Saudi Arabia, led by the Saudi Energy Efficiency Center, is among the first MENA countries to have adopted fuel economy standards. Outside the region, another example includes the recent revision in the European Union’s CO2 emission standards for LDVs. In such a case, the speed and extent of GHG emissions reduction depends on how stringent the implemented standards prove to be.
While an EV is emission-free on the road, it is useful to calculate the net carbon emissions associated with using one by considering the energy mix that provides the electricity to charge it. Ideally, the energy used to charge EVs should be generated from low-carbon or carbon-neutral sources, so that EV deployment results in overall net emissions lower than levels generated by internal combustion (ICE) engine vehicles.
Time-of-use pricing can also incentivize charging during preferred times to fully reap the intended benefits. Further, it is worth noting that the projected near-term growth in EV uptake is not expected to result in substantial increases in energy consumption or peak load.
Barriers to EV adoption
Countries possessing significant shares of renewable energy like hydro, solar and wind in their energy mix are better suited for EV deployment. For example, countries such as Georgia and Tajikistan (both have a substantial share of hydropower) have increased investments in electric urban transport recently.
This does not mean that countries with inexpensive and abundant fossil fuels cannot still adopt EVs and reduce emissions. Hydrocarbon-rich nations can shift their generation from marginal sources toward lower-emission alternatives. For example, Saudi Arabia has announced an ambitious target aiming to generate 50% of its power needs using renewable energy by 2030, with the remainder provided by natural gas. Renewable electricity costs as well as battery costs for EVs, have been falling sharply. If the trend continues, EVs may eventually be suitable for general use in emerging markets, including in the MENA and Eurasia regions.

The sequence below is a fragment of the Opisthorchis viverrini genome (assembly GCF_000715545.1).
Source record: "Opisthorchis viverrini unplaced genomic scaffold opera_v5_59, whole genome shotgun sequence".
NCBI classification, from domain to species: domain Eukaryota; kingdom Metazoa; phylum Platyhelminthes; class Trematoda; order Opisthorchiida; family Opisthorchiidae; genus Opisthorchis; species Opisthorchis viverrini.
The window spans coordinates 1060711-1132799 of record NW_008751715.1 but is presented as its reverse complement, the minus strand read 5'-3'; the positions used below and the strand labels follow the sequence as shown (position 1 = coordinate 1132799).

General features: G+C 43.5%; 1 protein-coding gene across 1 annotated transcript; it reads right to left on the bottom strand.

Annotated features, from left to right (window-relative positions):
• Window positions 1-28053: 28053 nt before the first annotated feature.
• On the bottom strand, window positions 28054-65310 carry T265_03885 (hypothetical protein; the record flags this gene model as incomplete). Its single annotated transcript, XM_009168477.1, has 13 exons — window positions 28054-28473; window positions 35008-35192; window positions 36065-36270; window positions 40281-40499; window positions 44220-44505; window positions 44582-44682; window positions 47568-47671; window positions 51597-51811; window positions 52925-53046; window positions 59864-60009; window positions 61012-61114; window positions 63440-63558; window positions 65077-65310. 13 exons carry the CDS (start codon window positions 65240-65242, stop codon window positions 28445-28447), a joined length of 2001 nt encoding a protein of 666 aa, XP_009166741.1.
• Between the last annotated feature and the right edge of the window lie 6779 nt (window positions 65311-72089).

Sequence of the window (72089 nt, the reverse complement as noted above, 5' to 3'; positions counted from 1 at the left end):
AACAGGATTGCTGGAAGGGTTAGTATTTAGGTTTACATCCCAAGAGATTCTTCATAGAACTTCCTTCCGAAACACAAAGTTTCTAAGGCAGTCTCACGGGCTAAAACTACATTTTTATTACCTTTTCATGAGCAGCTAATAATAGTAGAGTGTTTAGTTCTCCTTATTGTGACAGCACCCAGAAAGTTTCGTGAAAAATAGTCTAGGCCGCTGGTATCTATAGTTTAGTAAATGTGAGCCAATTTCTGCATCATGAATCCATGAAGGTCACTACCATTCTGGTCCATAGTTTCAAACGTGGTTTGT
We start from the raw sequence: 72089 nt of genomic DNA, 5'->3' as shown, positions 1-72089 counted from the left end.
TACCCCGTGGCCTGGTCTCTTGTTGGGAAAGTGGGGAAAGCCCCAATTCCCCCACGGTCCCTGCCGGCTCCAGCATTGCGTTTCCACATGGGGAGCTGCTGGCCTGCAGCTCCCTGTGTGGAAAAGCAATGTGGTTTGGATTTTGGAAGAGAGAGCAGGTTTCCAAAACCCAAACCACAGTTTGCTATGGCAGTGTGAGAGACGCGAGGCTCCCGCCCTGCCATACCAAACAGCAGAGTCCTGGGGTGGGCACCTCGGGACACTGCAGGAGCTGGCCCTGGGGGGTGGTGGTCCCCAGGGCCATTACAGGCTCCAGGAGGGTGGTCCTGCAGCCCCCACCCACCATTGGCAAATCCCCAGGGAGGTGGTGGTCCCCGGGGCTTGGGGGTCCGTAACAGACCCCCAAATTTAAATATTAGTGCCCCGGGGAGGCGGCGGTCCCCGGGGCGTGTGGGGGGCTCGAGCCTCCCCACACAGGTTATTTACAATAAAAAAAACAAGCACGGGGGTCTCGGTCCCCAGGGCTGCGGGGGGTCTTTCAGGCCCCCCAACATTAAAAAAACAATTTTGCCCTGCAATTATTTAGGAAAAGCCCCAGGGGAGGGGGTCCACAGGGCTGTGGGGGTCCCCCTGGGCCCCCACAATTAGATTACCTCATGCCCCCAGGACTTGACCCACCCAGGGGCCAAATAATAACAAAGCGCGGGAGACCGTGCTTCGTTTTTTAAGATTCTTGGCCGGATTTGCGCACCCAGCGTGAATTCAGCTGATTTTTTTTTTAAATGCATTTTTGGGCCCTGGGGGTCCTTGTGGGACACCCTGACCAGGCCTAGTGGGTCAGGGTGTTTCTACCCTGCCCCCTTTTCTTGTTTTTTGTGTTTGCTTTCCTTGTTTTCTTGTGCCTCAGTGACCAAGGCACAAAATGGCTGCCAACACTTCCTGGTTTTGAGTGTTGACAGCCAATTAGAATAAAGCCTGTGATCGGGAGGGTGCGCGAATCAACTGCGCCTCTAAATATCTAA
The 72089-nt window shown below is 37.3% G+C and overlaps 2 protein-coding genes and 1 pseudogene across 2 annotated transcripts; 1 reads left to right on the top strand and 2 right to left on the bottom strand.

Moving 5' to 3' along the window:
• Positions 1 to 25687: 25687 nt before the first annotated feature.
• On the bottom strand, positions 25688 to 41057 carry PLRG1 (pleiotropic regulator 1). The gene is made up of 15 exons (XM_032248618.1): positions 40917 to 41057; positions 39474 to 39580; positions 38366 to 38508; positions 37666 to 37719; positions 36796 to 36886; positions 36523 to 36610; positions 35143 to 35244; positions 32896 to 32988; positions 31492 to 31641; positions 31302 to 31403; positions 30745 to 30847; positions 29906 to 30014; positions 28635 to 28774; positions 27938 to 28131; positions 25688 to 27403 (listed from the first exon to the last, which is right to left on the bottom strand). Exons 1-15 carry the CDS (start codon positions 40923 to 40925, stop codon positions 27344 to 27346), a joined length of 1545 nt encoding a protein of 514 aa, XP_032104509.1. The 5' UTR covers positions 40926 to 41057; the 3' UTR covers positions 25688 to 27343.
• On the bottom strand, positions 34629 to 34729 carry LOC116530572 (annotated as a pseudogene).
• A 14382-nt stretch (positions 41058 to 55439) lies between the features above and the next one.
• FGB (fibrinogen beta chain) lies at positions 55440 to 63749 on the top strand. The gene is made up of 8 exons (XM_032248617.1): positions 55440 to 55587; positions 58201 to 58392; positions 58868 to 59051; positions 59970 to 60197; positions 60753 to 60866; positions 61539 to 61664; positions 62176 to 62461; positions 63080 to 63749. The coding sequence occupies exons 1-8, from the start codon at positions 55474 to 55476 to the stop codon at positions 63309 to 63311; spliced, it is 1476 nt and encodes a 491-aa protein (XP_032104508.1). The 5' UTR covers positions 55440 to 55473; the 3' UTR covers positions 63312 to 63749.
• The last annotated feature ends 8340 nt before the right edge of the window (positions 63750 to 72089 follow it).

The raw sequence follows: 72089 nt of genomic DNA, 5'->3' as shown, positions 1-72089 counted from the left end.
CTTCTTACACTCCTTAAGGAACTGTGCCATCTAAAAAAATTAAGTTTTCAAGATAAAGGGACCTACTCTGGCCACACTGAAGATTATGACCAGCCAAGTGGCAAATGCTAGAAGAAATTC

However, a rapid increase in demand for the core battery materials (e.g. cobalt, lithium), combined with constrained supply, may lead to significant increases in the cost of raw materials. Such increases could increase battery prices and ultimately electric vehicles prices, which could act as a barrier to EV adoption in the short term.
Another barrier is the lack of widespread EV charging infrastructure. Going forward, it we must build roads with an eye to a future where a significant proportion of vehicles could be EVs. This means that at the planning and design phase, road corridors need to be equipped with high-capacity EV chargers within existing fueling stations. To do so, in many cases it might be important to upgrade the local electrical grids and substations to handle these fast chargers, which consume significant energy.
Challenges like air pollution in cities continue to worsen, which should lead electorates exercising more pressure on local authorities to advance green policies. Cities are likely to become the e-mobility change champions in Eurasia (e.g., in Kazakhstan, Uzbekistan, Azerbaijan) with many embracing green development concepts and preparing green city action plans (GCAPs). GCAPs will focus on developing e-mobility strategies and prioritizing investments in electric transport (buses, trolleybuses, taxis, metro and light rail transport systems). The bottom-up pressure will encourage mayors and city councils to speed up electrification of transport, while greening electricity supply.
With the right policy mix and synergy between the power and transportation sectors, as well as supportive investment by multilateral development banks to eco-responsible governments, all countries – including those who most rely on fossil fuels – have an opportunity to reduce their transportation-based GHG emissions.